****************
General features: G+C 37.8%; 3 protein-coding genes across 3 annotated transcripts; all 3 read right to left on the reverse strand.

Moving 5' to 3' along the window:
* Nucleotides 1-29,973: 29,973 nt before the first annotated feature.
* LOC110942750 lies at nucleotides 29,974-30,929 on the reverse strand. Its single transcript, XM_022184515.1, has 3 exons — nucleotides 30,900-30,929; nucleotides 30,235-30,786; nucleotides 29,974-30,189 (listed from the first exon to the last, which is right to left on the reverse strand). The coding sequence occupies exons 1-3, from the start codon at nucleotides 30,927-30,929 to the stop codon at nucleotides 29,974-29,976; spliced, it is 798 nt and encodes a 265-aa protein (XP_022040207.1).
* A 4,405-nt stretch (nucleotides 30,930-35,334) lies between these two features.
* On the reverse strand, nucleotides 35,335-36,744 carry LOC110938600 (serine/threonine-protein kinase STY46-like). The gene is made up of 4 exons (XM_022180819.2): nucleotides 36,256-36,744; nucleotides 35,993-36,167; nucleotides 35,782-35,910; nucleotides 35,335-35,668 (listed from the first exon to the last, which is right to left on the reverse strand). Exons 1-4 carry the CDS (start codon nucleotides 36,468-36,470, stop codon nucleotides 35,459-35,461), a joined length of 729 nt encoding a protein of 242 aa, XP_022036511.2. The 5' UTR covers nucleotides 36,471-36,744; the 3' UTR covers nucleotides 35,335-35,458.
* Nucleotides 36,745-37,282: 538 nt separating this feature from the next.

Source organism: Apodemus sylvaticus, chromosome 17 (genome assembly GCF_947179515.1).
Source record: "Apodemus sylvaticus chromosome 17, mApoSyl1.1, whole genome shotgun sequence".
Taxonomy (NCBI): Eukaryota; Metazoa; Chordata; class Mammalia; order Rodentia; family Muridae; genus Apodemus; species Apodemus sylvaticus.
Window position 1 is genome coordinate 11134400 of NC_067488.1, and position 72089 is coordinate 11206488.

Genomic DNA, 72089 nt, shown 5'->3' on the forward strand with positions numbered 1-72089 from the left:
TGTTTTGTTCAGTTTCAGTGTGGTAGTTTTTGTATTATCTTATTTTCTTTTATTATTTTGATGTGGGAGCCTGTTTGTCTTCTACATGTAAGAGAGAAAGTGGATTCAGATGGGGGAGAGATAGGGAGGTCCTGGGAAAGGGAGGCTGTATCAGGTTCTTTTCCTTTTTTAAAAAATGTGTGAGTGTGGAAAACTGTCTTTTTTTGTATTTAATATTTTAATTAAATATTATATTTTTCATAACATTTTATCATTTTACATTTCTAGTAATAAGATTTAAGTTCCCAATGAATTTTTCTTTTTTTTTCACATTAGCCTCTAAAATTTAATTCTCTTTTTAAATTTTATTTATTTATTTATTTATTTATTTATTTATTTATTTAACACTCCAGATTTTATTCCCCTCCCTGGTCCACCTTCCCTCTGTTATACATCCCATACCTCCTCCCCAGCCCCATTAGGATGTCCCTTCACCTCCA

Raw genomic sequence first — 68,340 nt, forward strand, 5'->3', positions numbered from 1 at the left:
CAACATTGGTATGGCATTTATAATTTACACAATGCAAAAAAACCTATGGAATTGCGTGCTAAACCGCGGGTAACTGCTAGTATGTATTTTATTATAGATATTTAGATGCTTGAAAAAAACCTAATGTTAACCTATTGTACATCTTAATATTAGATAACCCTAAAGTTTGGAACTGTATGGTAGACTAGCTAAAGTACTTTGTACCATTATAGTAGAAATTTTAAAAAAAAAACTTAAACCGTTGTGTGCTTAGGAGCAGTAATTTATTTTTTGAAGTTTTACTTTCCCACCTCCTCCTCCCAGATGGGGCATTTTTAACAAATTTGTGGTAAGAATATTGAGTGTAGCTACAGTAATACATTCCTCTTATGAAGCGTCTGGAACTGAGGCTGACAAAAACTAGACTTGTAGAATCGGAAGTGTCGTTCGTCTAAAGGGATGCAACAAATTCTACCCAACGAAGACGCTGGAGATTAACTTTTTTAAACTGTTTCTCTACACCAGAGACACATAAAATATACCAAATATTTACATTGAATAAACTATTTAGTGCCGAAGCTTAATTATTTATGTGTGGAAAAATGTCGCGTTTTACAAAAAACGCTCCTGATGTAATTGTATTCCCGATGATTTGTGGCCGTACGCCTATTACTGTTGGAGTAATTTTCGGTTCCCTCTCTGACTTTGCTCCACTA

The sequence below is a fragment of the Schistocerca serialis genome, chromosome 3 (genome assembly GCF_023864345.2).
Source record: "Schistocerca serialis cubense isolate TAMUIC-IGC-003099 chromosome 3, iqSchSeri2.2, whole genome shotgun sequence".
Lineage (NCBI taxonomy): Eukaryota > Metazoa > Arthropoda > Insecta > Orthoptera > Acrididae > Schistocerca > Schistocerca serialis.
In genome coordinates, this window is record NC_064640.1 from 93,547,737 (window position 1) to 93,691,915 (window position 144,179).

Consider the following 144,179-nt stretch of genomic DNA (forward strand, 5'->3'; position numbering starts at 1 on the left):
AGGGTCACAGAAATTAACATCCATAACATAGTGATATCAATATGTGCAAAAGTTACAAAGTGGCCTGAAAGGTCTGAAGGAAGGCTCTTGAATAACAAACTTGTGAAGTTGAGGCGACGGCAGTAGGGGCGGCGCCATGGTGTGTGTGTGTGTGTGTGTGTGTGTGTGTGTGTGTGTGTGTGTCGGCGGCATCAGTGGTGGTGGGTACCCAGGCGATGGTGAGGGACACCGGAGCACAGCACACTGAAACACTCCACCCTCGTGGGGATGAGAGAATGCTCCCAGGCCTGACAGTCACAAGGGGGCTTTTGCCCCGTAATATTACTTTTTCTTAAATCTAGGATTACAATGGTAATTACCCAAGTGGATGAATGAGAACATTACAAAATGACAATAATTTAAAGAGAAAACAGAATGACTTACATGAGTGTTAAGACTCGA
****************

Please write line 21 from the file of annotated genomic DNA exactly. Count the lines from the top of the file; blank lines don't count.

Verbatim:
AGGGTCACAGAAATTAACATCCATAACATAGTGATATCAATATGTGCAAAAGTTACAAAGTGGCCTGAAAGGTCTGAAGGAAGGCTCTTGAATAACAAACTTGTGAAGTTGAGGCGACGGCAGTAGGGGCGGCGCCATGGTGTGTGTGTGTGTGTGTGTGTGTGTGTGTGTGTGTGTGTGTGTCGGCGGCATCAGTGGTGGTGGGTACCCAGGCGATGGTGAGGGACACCGGAGCACAGCACACTGAAACACTCCACCCTCGTGGGGATGAGAGAATGCTCCCAGGCCTGACAGTCACAAGGGGGCTTTTGCCCCGTAATATTACTTTTTCTTAAATCTAGGATTACAATGGTAATTACCCAAGTGGATGAATGAGAACATTACAAAATGACAATAATTTAAAGAGAAAACAGAATGACTTACATGAGTGTTAAGACTCGA